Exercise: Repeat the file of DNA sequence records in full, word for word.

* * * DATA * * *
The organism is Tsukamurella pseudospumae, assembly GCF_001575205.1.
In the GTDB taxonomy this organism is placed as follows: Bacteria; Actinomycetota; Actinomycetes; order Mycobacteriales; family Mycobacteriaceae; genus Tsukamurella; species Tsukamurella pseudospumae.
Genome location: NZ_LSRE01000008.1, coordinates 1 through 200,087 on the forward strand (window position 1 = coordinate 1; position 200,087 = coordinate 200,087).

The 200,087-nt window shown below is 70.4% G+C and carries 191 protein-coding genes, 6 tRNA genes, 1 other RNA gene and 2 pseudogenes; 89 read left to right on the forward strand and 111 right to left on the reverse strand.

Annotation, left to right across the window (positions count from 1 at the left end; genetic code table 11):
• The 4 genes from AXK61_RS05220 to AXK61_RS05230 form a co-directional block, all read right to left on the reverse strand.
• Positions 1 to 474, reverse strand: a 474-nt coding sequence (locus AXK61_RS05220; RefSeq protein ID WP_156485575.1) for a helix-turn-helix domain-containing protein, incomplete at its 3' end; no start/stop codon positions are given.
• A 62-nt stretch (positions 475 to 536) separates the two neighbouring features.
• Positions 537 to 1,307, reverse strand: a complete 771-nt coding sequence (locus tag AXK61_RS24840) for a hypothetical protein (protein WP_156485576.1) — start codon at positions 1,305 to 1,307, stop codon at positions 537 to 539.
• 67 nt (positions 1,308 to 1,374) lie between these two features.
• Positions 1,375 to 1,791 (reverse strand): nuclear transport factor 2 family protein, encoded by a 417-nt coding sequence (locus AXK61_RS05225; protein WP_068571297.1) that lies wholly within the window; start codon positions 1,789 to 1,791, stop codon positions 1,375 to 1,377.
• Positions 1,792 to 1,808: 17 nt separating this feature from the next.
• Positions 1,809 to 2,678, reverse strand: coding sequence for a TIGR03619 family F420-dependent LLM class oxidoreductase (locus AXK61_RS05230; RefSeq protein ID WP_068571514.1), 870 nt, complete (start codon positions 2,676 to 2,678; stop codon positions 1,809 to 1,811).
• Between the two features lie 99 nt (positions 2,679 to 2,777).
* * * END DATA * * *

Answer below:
The organism is Tsukamurella pseudospumae, assembly GCF_001575205.1.
In the GTDB taxonomy this organism is placed as follows: Bacteria; Actinomycetota; Actinomycetes; order Mycobacteriales; family Mycobacteriaceae; genus Tsukamurella; species Tsukamurella pseudospumae.
Genome location: NZ_LSRE01000008.1, coordinates 1 through 200,087 on the forward strand (window position 1 = coordinate 1; position 200,087 = coordinate 200,087).

The 200,087-nt window shown below is 70.4% G+C and carries 191 protein-coding genes, 6 tRNA genes, 1 other RNA gene and 2 pseudogenes; 89 read left to right on the forward strand and 111 right to left on the reverse strand.

Annotation, left to right across the window (positions count from 1 at the left end; genetic code table 11):
• The 4 genes from AXK61_RS05220 to AXK61_RS05230 form a co-directional block, all read right to left on the reverse strand.
• Positions 1 to 474, reverse strand: a 474-nt coding sequence (locus AXK61_RS05220; RefSeq protein ID WP_156485575.1) for a helix-turn-helix domain-containing protein, incomplete at its 3' end; no start/stop codon positions are given.
• A 62-nt stretch (positions 475 to 536) separates the two neighbouring features.
• Positions 537 to 1,307, reverse strand: a complete 771-nt coding sequence (locus tag AXK61_RS24840) for a hypothetical protein (protein WP_156485576.1) — start codon at positions 1,305 to 1,307, stop codon at positions 537 to 539.
• 67 nt (positions 1,308 to 1,374) lie between these two features.
• Positions 1,375 to 1,791 (reverse strand): nuclear transport factor 2 family protein, encoded by a 417-nt coding sequence (locus AXK61_RS05225; protein WP_068571297.1) that lies wholly within the window; start codon positions 1,789 to 1,791, stop codon positions 1,375 to 1,377.
• Positions 1,792 to 1,808: 17 nt separating this feature from the next.
• Positions 1,809 to 2,678, reverse strand: coding sequence for a TIGR03619 family F420-dependent LLM class oxidoreductase (locus AXK61_RS05230; RefSeq protein ID WP_068571514.1), 870 nt, complete (start codon positions 2,676 to 2,678; stop codon positions 1,809 to 1,811).
• Between the two features lie 99 nt (positions 2,679 to 2,777).